Neuroplasticity Exercises in Treating Anxiety

It has been said that what we know about the brain only encompasses approximately 10% of what our brains are fully capable of. There is no question that our brain is capable of performing a small number of countless acts every second of every day. To fully understand each of these millions of countless acts in any given day is next to impossible.

That being said, one of the few things that we do know about the human brain is that it is very plastic in nature. The term for this is neuroplasticity, and the plasticity of the human brain is a remarkable thing. No longer can we accept the fact that our brain is a fixed organ, as even in adulthood, our brain is capable of making connections and strengthening itself for better overall human function.

When it comes to the treatment of anxiety disorders, this is particularly important, because neuroplasticity refers to the reorganization of the brain’s neural connections as a response to new stimuli or circumstances. What this means is that therapists can work with an individual to provide new stimuli and new experiences to the brain in the hopes that these neural connections will be strengthened, and negative thought processes can be treated.

Because many anxiety disorders are the result of faulty thought processes and distorted thinking, neuroplasticity exercises will work to strengthen the connections of the brain’s cognitive processes and ultimately eliminate these distorted thoughts. This is exciting news for those suffering from anxiety disorders such as Social Anxiety Disorder, as we now know that an individual can change these thoughts and distorted cognitions by allowing us to consciously manage our neural connections in a dynamic process. For anybody that suffers from Social Anxiety Disorders or any anxiety disorders with faulty thought processes and fears as their base, this is a kind of hope that has never been offered.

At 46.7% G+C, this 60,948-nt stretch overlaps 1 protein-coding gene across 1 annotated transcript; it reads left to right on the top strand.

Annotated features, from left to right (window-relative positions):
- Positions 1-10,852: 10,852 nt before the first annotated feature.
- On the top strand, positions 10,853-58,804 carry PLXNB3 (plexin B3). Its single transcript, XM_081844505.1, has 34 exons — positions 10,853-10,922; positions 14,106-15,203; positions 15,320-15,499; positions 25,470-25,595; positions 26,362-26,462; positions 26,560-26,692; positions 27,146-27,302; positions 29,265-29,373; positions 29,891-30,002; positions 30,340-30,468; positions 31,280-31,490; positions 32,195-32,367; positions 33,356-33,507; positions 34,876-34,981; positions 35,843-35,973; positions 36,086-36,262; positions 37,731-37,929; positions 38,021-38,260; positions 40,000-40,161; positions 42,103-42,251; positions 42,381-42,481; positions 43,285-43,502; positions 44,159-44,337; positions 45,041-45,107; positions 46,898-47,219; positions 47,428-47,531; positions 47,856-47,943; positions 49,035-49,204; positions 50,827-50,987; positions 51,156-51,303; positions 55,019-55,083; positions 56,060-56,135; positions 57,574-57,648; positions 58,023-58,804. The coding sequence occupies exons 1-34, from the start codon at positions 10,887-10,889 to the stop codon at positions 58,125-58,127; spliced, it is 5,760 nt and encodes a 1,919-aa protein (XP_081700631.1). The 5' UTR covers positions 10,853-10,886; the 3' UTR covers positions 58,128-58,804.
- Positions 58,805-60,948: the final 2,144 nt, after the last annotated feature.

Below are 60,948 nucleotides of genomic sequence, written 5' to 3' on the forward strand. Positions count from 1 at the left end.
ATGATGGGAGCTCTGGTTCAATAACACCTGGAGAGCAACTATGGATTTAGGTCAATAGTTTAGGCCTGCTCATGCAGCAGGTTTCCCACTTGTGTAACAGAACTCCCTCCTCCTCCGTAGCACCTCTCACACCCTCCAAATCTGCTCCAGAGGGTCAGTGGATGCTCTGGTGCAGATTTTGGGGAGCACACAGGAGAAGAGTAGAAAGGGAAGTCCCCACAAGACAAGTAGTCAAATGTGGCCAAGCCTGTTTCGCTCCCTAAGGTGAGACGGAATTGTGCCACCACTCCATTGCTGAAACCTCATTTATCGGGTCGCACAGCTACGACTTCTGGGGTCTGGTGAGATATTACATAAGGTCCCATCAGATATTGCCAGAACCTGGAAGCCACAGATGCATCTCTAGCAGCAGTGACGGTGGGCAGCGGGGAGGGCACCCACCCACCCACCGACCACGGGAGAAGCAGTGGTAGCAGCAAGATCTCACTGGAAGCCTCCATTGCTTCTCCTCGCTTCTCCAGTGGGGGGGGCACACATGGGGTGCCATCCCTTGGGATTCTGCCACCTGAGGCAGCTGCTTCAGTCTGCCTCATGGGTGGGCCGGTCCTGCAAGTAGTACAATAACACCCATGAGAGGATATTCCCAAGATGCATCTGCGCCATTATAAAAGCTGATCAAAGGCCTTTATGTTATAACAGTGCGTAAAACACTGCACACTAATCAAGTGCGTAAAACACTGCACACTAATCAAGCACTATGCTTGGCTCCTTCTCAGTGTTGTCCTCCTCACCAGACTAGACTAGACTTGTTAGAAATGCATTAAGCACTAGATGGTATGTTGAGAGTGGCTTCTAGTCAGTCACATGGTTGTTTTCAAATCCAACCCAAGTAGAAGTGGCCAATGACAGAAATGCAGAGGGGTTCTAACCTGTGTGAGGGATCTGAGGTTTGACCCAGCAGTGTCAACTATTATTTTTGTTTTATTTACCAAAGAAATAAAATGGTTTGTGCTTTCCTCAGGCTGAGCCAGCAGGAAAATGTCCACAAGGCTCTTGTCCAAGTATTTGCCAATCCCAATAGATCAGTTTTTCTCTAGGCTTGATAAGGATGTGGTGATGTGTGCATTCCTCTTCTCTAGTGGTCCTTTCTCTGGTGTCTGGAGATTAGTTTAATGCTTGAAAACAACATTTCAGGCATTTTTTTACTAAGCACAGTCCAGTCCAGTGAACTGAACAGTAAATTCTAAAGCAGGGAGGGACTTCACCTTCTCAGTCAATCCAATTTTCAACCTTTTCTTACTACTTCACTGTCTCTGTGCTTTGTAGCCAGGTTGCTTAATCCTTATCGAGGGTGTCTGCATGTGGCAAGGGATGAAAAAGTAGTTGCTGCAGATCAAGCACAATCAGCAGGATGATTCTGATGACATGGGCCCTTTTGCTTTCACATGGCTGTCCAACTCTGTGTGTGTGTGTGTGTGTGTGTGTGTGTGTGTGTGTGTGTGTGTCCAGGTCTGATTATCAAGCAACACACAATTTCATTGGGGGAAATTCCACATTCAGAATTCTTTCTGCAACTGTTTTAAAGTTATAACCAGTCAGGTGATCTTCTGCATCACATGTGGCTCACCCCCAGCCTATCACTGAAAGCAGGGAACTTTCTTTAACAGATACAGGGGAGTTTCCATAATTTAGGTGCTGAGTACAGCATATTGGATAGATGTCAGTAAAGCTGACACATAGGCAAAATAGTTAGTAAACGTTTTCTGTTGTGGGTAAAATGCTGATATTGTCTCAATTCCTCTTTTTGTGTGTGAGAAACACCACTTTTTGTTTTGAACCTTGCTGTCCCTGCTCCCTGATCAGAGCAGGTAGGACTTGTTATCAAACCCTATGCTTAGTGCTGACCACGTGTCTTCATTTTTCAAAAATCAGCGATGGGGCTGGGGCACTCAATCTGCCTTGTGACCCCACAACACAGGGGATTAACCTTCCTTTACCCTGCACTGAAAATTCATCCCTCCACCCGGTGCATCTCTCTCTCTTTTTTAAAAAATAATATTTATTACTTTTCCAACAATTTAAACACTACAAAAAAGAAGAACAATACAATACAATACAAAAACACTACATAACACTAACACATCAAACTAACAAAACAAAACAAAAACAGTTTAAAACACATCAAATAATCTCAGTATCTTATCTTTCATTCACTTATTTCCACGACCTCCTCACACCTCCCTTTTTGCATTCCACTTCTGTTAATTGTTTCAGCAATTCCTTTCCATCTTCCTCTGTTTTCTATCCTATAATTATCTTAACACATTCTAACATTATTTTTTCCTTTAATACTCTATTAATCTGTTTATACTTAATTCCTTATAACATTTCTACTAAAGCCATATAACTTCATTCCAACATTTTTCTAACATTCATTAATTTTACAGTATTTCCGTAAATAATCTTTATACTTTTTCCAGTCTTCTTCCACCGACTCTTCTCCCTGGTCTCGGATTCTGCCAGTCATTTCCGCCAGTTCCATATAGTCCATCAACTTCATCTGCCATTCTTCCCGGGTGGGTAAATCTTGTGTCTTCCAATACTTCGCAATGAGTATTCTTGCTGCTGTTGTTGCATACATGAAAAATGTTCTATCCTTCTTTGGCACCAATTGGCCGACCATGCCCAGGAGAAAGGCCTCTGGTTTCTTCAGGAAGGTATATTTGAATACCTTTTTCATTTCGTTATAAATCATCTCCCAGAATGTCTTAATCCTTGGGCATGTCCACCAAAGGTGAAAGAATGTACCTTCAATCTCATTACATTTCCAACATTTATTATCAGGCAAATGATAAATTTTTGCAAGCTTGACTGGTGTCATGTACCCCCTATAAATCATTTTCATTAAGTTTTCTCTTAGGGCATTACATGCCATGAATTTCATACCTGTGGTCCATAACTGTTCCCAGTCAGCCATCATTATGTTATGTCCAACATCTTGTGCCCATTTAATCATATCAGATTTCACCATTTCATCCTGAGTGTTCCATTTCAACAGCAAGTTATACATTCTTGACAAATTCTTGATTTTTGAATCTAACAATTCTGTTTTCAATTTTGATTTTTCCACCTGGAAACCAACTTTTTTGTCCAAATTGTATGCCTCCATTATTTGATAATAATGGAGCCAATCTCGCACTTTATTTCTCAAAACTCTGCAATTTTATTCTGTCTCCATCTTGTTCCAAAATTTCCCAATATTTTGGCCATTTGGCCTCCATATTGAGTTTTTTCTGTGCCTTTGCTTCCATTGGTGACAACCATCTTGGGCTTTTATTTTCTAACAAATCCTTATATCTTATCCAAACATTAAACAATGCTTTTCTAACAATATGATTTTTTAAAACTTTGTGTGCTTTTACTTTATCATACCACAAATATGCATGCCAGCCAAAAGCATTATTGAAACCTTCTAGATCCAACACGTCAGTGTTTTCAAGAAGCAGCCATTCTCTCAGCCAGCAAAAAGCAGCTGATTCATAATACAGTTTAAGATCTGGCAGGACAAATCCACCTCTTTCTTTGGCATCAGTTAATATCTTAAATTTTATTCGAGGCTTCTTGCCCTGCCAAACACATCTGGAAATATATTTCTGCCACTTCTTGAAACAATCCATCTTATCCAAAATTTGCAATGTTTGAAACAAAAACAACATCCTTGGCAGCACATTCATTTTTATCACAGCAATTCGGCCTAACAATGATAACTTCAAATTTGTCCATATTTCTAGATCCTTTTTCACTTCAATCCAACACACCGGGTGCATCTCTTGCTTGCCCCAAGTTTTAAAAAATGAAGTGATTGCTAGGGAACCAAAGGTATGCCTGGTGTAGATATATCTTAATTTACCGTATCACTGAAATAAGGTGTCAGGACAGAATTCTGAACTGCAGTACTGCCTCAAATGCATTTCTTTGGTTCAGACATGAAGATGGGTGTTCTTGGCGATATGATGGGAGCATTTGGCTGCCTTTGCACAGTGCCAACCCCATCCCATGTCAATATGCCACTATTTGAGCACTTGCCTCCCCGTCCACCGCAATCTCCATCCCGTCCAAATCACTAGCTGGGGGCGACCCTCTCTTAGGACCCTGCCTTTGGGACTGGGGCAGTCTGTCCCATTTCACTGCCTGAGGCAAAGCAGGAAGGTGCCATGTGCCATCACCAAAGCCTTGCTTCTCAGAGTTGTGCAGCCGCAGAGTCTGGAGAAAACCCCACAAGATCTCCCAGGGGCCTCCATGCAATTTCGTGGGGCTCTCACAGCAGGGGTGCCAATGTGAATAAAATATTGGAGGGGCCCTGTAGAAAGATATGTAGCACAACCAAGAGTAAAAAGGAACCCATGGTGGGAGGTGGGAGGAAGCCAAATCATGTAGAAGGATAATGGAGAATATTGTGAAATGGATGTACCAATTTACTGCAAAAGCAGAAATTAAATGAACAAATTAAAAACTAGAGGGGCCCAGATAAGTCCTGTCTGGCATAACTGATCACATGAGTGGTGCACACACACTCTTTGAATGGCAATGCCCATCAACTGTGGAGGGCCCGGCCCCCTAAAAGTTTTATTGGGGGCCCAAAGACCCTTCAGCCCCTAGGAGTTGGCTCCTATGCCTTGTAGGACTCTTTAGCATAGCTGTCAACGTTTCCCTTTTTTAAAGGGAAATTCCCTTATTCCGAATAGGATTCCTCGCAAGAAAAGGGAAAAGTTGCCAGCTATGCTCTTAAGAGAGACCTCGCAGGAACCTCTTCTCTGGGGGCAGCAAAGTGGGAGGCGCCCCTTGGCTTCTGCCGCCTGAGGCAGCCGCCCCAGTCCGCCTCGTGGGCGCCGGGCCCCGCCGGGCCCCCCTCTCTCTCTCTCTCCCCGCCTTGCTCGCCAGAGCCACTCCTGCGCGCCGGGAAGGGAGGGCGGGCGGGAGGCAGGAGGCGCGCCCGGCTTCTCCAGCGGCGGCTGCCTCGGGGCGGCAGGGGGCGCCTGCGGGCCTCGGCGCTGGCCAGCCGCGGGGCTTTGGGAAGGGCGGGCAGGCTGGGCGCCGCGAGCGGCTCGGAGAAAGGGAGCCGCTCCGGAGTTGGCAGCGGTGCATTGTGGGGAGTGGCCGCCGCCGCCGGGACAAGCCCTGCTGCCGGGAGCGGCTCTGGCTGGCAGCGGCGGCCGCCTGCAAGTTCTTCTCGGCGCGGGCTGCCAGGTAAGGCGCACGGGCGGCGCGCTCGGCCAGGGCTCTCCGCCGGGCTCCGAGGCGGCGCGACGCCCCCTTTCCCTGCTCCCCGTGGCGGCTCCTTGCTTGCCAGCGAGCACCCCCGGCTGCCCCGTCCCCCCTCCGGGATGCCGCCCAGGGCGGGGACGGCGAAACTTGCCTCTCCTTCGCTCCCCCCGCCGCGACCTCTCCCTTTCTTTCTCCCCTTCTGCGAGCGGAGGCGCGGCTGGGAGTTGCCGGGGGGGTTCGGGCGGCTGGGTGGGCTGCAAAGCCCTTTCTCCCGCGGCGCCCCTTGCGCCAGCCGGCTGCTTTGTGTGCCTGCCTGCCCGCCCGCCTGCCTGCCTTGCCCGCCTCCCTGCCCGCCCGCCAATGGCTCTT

Living with Social Anxiety or any anxiety disorder for that matter is a paralyzing experience for the individual. Every day they are torn with fears and thoughts that debilitate their daily living, and prevents them from fully experiencing a high quality of life. If neuroplasticity exercises can be used to retrain these thought processes, and strengthen the flow of positive cognitions, then this hope for Social Anxiety sufferers is the kind of hope they need to believe that their lives will not be paralyzing for forever. For someone suffering from anxiety disorders, this kind of hope is a gift that is priceless.